I use 0.5mg Xanax to help me sleep. I gave in. Cannot deal with the not sleeping. Very occassionally I might take a 1/4 during the daytime, but not often.
Now i have cut back to 0.25 before bed and I seem to be ok.
Unless I misunderstood, @Rufous McKinney' s use of Xanax was occasional at 0.25mg (2.5 mgs valium equivalent which is a relatively low dose). And there were no reported problems moving from a dose of 0.5 to 0.25mg.
I believe that you did misunderstand. As the quote from @Rufous McKinney 's post in this thread indicates, she's been taking 0.5 mgs of Xanax (5 milligrams of valium equivalent) at night to sleep, and adding the equivalent of 0.25 mgs 'occasionally' during the day for what may possibly be the first signs of tolerance withdrawal. Apparently, the 0.5 mgs at nite for sleep has been an on-going thing, based on other posts, though neither you nor I know for how long.


We also don't know what other medications or drugs @Rufous McKinney may be taking, or may have taken, that might have impacted the functionality of CYP2C19, or might be inhibiting or inducing that metabolic channel.
I don't want anyone to be scared off from discontinuing benzos because of the fear of withdrawal symptoms.
I agree. Getting off this shite is paramount, but getting off the wrong way can have very very long term repercussions, and can guarantee a lifetime of seesawing back and forth, with doses inevitably climbing gradually, until getting off is no longer the issue. Surviving it at all is the issue.


Xanax is particularly horrible, in a constellation of truly awful drugs. It's potential for tolerance, addiction, and withdrawal problems is epic and not to be taken lightly. I know that we all want to beleive in the "everything will be fine fine fine" fairytale, but to ignore the Big Bad Wolf hiding in the deep dark forest is dangerous folly.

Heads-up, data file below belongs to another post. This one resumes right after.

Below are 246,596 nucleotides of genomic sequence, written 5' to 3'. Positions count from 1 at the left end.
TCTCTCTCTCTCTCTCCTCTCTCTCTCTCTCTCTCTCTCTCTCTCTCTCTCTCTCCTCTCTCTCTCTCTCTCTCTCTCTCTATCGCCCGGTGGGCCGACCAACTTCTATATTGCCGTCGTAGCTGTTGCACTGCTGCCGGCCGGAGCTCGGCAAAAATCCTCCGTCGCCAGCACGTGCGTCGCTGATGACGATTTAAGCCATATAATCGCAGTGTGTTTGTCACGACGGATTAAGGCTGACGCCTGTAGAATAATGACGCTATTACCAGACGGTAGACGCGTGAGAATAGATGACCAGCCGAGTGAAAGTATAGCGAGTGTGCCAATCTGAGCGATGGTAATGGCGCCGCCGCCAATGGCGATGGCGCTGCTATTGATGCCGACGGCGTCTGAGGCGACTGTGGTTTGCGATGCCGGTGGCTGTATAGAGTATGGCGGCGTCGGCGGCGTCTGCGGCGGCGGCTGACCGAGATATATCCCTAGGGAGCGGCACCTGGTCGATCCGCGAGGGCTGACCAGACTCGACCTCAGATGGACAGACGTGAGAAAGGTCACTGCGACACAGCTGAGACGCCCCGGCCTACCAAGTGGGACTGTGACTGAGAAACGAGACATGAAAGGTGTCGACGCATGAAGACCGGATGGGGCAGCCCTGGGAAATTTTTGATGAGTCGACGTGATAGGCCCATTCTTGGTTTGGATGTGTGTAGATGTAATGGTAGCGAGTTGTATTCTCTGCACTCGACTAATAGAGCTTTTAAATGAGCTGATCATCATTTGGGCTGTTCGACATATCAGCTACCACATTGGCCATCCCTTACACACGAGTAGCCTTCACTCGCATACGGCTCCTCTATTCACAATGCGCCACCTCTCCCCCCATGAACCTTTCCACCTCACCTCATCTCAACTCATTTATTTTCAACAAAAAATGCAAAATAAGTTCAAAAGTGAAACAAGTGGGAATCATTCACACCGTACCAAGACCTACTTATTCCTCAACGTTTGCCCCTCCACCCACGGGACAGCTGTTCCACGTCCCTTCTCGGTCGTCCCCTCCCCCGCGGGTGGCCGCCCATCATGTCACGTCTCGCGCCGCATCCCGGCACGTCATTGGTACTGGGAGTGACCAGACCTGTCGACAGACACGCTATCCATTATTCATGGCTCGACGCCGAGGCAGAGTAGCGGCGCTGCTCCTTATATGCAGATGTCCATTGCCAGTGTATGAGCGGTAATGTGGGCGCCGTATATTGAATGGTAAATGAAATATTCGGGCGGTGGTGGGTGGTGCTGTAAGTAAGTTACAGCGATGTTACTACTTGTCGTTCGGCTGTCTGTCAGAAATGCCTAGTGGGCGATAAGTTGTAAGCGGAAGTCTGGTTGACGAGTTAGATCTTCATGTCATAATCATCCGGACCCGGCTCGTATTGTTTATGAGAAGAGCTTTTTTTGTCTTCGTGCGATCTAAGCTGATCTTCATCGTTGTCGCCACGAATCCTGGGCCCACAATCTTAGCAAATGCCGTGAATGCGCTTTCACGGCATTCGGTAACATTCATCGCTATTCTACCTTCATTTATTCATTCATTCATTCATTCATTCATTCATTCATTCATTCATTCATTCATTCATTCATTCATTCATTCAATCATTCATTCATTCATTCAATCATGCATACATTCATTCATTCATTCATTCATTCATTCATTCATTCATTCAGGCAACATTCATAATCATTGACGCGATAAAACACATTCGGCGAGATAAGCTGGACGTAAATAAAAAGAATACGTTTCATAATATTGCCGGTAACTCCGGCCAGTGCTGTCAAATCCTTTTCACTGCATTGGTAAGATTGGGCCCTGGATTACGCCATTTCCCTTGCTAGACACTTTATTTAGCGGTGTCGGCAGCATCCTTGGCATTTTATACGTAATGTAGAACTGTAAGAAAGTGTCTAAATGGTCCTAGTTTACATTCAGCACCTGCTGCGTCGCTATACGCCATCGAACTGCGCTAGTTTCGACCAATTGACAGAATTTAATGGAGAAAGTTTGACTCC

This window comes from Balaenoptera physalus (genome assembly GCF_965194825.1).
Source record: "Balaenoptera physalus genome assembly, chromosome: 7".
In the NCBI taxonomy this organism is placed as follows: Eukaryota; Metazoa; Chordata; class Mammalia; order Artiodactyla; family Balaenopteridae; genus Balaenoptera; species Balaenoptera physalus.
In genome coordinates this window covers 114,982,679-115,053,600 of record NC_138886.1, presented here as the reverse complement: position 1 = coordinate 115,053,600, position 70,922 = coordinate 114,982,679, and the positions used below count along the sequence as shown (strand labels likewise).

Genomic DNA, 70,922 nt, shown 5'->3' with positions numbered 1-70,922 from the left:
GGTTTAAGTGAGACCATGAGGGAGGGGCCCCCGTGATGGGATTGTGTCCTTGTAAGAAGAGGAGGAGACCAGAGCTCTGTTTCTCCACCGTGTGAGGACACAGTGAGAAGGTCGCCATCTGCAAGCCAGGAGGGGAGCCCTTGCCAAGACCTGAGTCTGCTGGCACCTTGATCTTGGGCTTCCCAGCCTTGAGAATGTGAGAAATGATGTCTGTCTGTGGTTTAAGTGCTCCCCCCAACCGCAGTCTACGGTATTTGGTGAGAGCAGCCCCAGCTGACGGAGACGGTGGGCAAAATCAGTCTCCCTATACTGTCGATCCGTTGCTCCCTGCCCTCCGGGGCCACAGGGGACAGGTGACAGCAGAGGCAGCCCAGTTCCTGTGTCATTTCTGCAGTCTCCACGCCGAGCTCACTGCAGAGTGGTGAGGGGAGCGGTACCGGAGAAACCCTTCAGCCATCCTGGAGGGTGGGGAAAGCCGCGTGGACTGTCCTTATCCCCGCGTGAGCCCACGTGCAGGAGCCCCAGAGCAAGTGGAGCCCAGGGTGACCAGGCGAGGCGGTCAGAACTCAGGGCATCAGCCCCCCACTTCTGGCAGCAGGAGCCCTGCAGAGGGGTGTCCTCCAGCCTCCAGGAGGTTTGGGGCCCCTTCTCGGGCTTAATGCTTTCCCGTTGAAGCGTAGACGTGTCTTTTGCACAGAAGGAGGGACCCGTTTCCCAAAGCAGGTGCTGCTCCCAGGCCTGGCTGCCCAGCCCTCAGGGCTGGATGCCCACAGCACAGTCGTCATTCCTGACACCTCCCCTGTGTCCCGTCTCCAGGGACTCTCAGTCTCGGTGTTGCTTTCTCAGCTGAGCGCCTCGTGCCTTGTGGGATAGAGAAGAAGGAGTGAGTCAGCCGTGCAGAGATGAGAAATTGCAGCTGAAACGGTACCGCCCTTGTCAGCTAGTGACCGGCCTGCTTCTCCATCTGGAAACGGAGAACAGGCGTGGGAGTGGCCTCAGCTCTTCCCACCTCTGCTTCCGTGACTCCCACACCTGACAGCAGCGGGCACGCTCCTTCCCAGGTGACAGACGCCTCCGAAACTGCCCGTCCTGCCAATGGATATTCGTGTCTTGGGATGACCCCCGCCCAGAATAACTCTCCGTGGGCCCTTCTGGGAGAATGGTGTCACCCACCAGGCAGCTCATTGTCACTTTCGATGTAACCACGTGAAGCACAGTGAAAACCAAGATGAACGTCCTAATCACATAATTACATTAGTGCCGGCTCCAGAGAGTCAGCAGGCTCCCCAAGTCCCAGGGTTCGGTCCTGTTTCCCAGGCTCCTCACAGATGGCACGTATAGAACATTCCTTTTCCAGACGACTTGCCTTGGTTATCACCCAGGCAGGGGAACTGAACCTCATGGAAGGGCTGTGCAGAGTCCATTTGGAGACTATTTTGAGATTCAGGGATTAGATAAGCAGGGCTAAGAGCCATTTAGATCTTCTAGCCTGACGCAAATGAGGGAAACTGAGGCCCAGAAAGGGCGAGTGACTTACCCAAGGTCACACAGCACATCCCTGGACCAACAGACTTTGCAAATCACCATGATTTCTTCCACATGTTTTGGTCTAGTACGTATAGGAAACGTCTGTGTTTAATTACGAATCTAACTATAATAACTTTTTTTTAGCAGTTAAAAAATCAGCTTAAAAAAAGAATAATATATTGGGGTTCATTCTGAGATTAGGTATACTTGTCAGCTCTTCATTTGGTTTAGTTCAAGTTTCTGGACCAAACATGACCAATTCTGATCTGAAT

Having gone through what you describe as your own 'adventure' discontinuing clonazepam, and having scoured BenzoBuddies as a result, I have to assume that you understand my cautionary approach to all this, and the number of other factors that may be in play.

And with the effects of ME added into the effects of a Protracted Withdrawl Syndrome, life becomes pretty dim and hopeless. That's something that I'd very much like @Rufous McKinney to avoid, having become friendly with her on other threads.
 
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@SmokinJoeFraz93 I just smoked two bowls yesterday and today. My eyes didn't glitch out or anxiety. Have no idea what's going on with my brain. However when sober I feel my symptoms are worse so there is that . Like a paradox
It works differently with everyone. If it helps your anxiety and you can afford it, take it.
 
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However when sober I feel my symptoms are worse so there is that .
So cannabis is another gift but gifts come with taxes. I observe a huge reduction in symptoms and huge reduction in misery index post use. So I resist because Guilt is hard wired into the 1960s survivors..., and my daughter begs me to go have a couple of puffs Mom. She observes how much better I am afterwards. What she observes has led her to view my illness as psychological to some degree, altho she insists she does not think that.

She cannot see: the fog, pain, nausea, dessication, stagnation.

Once it has directly reduced the inflamed reaction and the histamine reaction: a bunch of stuff calms down. I have the energy to wash dishes at 10 at night. Not in pain. I observe this repeatedly and feel it really does suggest that inflammation in the cervical spinal area and brain induce the worst symptoms quite quickly that seem to drive a cycle here.

It also stops weirded chemical drip feelings that I cannot really describe....and nauseated. So this weirded, off yucky thing stops and quesy stops.

But there can be longer term issues with cannabis use and anxiety, generally. So I likely have had to pay that tax.
 
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But there can be longer term issues with cannabis use and anxiety, generally. So I likely have had to pay that tax.
Hey, that’s fantastic regarding the symptom reduction with cannabis. I, too find cannabis the most helpful medicine for me as I’ve found nothing that works.

Without the cannabis I am house bound laying in silence all day with what feels like my entire being is just shut down, but my conscious awareness is awake.

With the cannabis I go out two days in a row driving my car with the light and sound sensitivity masked until the the effects of the herb go (which is pretty quick unfortunately).

May I ask where you got the information from that suggests long term cannabis use brings problems? It’s not that I don’t believe you, because I do. It’s just I’ve never seen concrete scientific evidence and would like to see for myself.

Smoking cannabis on its own can heighten my anxiety, but when I add a little CBD to the mixture, the CBD counteracts the THC effects, so I feel more level-headed. Have you tried CBD with THC?